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Are Smartphones Helping or Harming Kids' Mental Health?

Are Smartphones Helping or Harming Kids' Mental Health?

WEDNESDAY, May 3, 2017 (HealthDay News) -- Parents worry -- often rightly so -- about how much time their kids are spending in front of screens.

Now, new research suggests that when children at risk of mental health problems spend a lot of time on smartphones or other digital technology, they're more at risk of attention and disruptive behavior issues.

But the news isn't all bad. The researchers also saw a positive benefit from screen time. When kids sent more text messages on any given day, they seemed less anxious and depressed.

"These findings suggest that for already at-risk teens, high usage may amplify existing problems," said study co-author Candice Odgers.

But, Odgers added, "we cannot say that technology use is causing these problems."

She is a professor of psychology and neuroscience at Duke University's Sanford School of Public Policy in Durham, N.C.

Electronic devices such as smartphones and tablets have become so pervasive that a 2015 study found that most babies used them before they reach the age of 2 years.

Other research suggests that social media sites such as Facebook have distinct benefits for kids, including opportunities for education and connection. But there are also potential risks such as cyberbullying.

Odgers and her colleagues recently reviewed the findings of previous studies. And they found "much more evidence for positive associations between teen technology use and their social relationships than would be expected amid the widespread fears about the rising use among adolescents," she said.

However, Odgers said, "we still know very little about whether adolescents' constant connectivity or patterns of usage have effects on their mental health, relationships and development."

For the new study, the researchers gave smartphones to 151 children between 11 and 15 years old. The kids lived in poor U.S. neighborhoods and were considered at risk for mental health problems. About 60 percent of the participants were white.

The smartphones beeped three times a day for a month, alerting the participants to briefly answer questions about how they were feeling.

The kids also answered questions about how much they were using digital technology each day.

"By following kids intensively over time via mobile phones, we were able to see how a given teen's symptoms changed on days that they were using versus not using digital technologies," Odgers said.

"We also wanted to capture teens during early adolescence, an important time for both the development of mental health problems and for the increasing use of digital technologies," she said.

The researchers found that the kids spent an average of about 2.3 hours a day on their smartphones, or other digital technology. The average number of text messages sent in a day was 41.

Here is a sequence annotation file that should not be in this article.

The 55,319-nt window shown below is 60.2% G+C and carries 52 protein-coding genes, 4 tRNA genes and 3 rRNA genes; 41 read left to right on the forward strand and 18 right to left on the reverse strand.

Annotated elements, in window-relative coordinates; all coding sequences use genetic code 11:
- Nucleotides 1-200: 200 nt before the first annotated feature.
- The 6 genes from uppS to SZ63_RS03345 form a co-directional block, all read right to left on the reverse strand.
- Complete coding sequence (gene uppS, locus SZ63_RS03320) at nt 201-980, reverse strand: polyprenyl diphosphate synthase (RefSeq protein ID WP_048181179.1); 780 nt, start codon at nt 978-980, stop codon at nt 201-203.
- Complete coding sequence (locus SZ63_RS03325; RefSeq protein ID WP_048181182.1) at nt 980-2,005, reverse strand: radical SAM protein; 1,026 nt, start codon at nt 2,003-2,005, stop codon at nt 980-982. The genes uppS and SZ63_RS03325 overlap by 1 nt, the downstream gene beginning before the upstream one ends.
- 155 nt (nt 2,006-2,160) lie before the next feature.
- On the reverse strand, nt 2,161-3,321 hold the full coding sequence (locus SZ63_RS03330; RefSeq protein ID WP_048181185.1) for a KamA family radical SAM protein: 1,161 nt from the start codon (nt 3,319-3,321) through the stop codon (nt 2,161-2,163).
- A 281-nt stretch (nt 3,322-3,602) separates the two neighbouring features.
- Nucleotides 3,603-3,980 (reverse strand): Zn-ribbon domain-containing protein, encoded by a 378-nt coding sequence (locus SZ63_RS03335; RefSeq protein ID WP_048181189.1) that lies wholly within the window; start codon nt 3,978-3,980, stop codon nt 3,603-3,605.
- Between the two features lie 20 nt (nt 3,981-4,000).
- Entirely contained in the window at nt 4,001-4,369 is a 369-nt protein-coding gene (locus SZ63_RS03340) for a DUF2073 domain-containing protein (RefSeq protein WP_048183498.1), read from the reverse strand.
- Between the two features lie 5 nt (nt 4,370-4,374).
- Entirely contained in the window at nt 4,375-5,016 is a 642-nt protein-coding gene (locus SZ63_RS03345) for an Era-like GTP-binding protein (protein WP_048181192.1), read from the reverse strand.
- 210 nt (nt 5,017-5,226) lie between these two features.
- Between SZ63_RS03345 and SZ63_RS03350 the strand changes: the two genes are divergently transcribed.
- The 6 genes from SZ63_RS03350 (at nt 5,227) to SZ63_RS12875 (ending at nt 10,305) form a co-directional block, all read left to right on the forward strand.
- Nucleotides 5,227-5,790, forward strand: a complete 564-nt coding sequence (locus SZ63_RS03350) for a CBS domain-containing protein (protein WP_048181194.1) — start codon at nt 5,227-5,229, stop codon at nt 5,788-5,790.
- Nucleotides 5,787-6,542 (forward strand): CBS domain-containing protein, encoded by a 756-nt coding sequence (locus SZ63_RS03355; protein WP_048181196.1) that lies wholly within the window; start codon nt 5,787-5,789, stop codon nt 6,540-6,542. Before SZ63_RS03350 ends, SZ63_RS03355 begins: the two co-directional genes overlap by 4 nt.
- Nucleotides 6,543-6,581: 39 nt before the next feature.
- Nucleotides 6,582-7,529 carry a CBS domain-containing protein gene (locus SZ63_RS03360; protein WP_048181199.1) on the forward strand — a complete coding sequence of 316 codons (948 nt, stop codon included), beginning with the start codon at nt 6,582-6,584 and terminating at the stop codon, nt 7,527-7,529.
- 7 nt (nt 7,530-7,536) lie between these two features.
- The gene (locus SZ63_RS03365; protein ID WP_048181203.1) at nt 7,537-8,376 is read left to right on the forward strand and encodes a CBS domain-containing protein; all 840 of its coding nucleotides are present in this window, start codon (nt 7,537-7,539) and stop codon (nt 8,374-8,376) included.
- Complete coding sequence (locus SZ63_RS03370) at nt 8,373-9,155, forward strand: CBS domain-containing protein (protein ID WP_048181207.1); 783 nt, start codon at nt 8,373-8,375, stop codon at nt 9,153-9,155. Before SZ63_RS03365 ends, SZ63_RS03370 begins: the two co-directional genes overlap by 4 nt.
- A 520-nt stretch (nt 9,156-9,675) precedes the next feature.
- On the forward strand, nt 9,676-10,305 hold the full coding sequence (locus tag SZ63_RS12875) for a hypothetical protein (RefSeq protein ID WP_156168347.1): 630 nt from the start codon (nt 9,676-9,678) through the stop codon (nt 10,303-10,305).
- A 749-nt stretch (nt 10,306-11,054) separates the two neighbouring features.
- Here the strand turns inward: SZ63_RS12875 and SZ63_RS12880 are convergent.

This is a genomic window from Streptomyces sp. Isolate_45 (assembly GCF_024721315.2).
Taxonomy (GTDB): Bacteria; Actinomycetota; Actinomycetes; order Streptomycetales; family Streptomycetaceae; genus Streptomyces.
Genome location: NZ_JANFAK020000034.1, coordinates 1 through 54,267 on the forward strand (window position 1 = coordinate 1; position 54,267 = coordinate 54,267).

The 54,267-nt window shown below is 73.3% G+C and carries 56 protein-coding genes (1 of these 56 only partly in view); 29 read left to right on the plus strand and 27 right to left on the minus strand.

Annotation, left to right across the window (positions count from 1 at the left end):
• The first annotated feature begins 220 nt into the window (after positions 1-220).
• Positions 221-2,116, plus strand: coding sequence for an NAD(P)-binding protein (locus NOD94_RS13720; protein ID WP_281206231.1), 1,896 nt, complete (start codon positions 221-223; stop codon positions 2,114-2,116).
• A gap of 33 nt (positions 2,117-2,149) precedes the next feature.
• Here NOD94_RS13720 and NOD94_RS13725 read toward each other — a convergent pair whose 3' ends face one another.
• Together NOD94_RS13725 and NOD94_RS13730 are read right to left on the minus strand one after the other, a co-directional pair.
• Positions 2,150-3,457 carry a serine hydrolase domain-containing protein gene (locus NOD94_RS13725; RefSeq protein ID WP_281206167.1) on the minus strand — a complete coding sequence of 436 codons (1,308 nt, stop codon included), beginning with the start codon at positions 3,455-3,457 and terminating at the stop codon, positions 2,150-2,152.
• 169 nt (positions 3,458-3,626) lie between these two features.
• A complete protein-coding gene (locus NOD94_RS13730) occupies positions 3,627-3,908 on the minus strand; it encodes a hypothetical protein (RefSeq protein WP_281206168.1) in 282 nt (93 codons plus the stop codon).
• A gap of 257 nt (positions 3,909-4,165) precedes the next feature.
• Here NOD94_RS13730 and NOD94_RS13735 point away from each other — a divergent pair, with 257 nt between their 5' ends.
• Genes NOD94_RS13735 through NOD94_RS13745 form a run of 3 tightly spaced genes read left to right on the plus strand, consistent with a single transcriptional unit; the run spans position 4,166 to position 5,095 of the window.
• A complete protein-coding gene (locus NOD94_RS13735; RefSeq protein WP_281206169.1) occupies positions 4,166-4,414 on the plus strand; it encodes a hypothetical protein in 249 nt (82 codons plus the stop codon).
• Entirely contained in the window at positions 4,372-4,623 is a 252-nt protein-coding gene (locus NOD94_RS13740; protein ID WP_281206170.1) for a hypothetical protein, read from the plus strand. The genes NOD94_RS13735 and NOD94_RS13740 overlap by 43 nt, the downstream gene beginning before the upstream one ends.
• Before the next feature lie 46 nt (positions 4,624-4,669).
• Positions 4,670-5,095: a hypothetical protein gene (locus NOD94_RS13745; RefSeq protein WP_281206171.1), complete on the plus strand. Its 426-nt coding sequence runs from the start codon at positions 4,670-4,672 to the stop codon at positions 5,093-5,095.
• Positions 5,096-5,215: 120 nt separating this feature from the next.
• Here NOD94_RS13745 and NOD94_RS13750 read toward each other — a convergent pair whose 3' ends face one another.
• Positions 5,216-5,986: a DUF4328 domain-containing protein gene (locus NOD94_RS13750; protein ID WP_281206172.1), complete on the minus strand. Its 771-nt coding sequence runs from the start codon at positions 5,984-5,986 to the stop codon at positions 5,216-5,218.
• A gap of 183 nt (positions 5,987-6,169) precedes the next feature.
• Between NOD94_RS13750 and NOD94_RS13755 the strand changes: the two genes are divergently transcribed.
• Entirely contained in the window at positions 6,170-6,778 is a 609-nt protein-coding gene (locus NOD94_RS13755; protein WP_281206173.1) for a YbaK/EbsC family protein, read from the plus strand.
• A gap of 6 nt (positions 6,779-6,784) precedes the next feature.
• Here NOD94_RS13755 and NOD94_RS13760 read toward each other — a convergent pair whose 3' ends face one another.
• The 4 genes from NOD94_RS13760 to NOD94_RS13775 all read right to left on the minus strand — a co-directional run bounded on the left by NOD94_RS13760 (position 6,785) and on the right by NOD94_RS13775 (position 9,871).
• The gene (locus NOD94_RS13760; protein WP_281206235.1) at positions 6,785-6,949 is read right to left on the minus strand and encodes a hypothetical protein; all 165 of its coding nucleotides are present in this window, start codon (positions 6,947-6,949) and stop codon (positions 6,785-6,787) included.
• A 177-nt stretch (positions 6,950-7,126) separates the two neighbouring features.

The children reported more symptoms of attention deficit hyperactivity disorder and conduct disorder on days when they used the technology the most. Symptoms of conduct disorder include lying, defiance and rule-breaking, according to the U.S. National Library of Medicine.

However, symptoms of depression and anxiety dipped on days when kids sent more text messages.

Concerning the rise in attention and conduct problems on days of heavier tech use, Odgers said "it is possible that technology is not the villain.

"These findings suggest that for already at-risk teens, high usage may amplify existing problems," she said.

But it may not be a vicious cycle of more use, more trouble, and then even more use.

Pointing to the possible link between more texting and less anxiety, Odgers said "the vast majority of teens are online and are connecting in often positive ways to their in-person social networks.

"To improve teen mental health, we also need to understand how they are using them [devices] to elicit social support and connect with those in their social networks in both positive and negative ways," she explained.

Odgers supports recommendations from the American Academy of Pediatrics that suggest parents place consistent limits on media time for kids over 6 and make sure it doesn't "take the place of adequate sleep, physical activity and other behaviors essential to health."

Ozlem Ayduk is a professor of psychology at the University of California, Berkeley. She agreed that limits on screen time are appropriate.

"It should not be unlimited," she said, adding that it's also unwise to ban all media use by kids. "It's not that simple," she said.

"They all need to feel included and accepted," Ayduk said.

The study appears May 3 in the journal Child Development. It was partially funded by the Verizon Foundation.

More information

For more about kids and technology, try the Child Mind Institute.

SOURCES: Candice Odgers, Ph.D., professor, psychology and neuroscience, Sanford School of Public Policy, Duke University, Durham, N.C.; Ozlem Ayduk, Ph.D., professor of psychology, University of California at Berkeley; May 3, 2017, Child Development

Reviewed Date: --

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Disclaimer: This information is not intended to substitute or replace the professional medical advice you receive from your child's physician. The content provided on this page is for informational purposes only, and was not designed to diagnose or treat a health problem or disease. Please consult your child's physician with any questions or concerns you may have regarding a medical condition.